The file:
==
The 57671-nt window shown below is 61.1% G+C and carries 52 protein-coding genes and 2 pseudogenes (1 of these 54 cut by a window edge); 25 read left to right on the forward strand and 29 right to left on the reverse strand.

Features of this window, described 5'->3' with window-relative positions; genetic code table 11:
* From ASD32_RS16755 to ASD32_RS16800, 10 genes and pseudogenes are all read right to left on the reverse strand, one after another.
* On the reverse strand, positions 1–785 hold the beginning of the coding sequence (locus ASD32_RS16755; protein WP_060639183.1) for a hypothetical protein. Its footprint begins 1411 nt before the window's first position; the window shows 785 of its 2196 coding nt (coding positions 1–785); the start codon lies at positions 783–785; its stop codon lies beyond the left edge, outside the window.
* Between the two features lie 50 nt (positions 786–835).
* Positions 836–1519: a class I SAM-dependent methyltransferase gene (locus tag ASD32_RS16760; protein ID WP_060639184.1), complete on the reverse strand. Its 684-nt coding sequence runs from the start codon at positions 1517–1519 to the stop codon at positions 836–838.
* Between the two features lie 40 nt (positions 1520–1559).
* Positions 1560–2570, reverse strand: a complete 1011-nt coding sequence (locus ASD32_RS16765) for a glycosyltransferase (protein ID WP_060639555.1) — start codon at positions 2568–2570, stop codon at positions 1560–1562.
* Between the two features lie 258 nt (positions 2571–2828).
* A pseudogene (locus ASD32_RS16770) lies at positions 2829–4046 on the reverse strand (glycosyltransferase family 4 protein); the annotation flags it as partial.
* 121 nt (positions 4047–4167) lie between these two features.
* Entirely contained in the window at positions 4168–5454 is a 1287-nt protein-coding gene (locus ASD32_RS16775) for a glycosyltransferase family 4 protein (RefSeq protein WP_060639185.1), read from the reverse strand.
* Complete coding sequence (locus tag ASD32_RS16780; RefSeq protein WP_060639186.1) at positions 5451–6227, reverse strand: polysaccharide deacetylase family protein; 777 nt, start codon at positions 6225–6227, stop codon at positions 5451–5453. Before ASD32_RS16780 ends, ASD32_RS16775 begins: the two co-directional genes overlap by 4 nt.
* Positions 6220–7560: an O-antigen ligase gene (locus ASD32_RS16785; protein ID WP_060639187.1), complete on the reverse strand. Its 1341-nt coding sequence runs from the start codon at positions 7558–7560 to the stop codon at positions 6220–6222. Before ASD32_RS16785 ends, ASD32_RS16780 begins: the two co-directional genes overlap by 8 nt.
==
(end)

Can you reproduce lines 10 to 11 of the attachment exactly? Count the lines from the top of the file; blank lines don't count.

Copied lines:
* A pseudogene (locus ASD32_RS16770) lies at positions 2829–4046 on the reverse strand (glycosyltransferase family 4 protein); the annotation flags it as partial.
* 121 nt (positions 4047–4167) lie between these two features.